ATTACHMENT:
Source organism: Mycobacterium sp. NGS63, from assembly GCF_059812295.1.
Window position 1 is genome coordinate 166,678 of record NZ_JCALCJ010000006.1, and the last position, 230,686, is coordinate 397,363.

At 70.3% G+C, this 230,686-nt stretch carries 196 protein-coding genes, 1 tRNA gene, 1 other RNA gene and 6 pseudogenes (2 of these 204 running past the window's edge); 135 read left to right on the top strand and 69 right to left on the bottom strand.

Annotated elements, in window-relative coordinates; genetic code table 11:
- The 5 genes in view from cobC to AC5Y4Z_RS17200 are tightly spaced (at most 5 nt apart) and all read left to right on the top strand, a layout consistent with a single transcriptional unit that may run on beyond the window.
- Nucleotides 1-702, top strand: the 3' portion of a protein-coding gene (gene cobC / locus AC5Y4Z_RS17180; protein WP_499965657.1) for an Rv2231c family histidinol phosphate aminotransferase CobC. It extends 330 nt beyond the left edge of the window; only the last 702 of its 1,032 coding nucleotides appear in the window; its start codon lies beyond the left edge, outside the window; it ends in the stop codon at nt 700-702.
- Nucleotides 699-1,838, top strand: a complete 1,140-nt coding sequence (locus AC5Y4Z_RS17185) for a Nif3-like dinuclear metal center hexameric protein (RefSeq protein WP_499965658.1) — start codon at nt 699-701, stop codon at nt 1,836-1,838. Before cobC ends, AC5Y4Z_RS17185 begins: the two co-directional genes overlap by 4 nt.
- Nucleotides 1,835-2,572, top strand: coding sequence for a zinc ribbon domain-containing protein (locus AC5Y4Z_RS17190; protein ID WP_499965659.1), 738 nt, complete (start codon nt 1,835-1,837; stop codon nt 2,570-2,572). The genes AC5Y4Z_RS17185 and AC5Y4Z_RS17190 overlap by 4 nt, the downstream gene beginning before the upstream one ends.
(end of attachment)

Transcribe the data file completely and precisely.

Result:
Source organism: Mycobacterium sp. NGS63, from assembly GCF_059812295.1.
Window position 1 is genome coordinate 166,678 of record NZ_JCALCJ010000006.1, and the last position, 230,686, is coordinate 397,363.

At 70.3% G+C, this 230,686-nt stretch carries 196 protein-coding genes, 1 tRNA gene, 1 other RNA gene and 6 pseudogenes (2 of these 204 running past the window's edge); 135 read left to right on the top strand and 69 right to left on the bottom strand.

Annotated elements, in window-relative coordinates; genetic code table 11:
- The 5 genes in view from cobC to AC5Y4Z_RS17200 are tightly spaced (at most 5 nt apart) and all read left to right on the top strand, a layout consistent with a single transcriptional unit that may run on beyond the window.
- Nucleotides 1-702, top strand: the 3' portion of a protein-coding gene (gene cobC / locus AC5Y4Z_RS17180; protein WP_499965657.1) for an Rv2231c family histidinol phosphate aminotransferase CobC. It extends 330 nt beyond the left edge of the window; only the last 702 of its 1,032 coding nucleotides appear in the window; its start codon lies beyond the left edge, outside the window; it ends in the stop codon at nt 700-702.
- Nucleotides 699-1,838, top strand: a complete 1,140-nt coding sequence (locus AC5Y4Z_RS17185) for a Nif3-like dinuclear metal center hexameric protein (RefSeq protein WP_499965658.1) — start codon at nt 699-701, stop codon at nt 1,836-1,838. Before cobC ends, AC5Y4Z_RS17185 begins: the two co-directional genes overlap by 4 nt.
- Nucleotides 1,835-2,572, top strand: coding sequence for a zinc ribbon domain-containing protein (locus AC5Y4Z_RS17190; protein ID WP_499965659.1), 738 nt, complete (start codon nt 1,835-1,837; stop codon nt 2,570-2,572). The genes AC5Y4Z_RS17185 and AC5Y4Z_RS17190 overlap by 4 nt, the downstream gene beginning before the upstream one ends.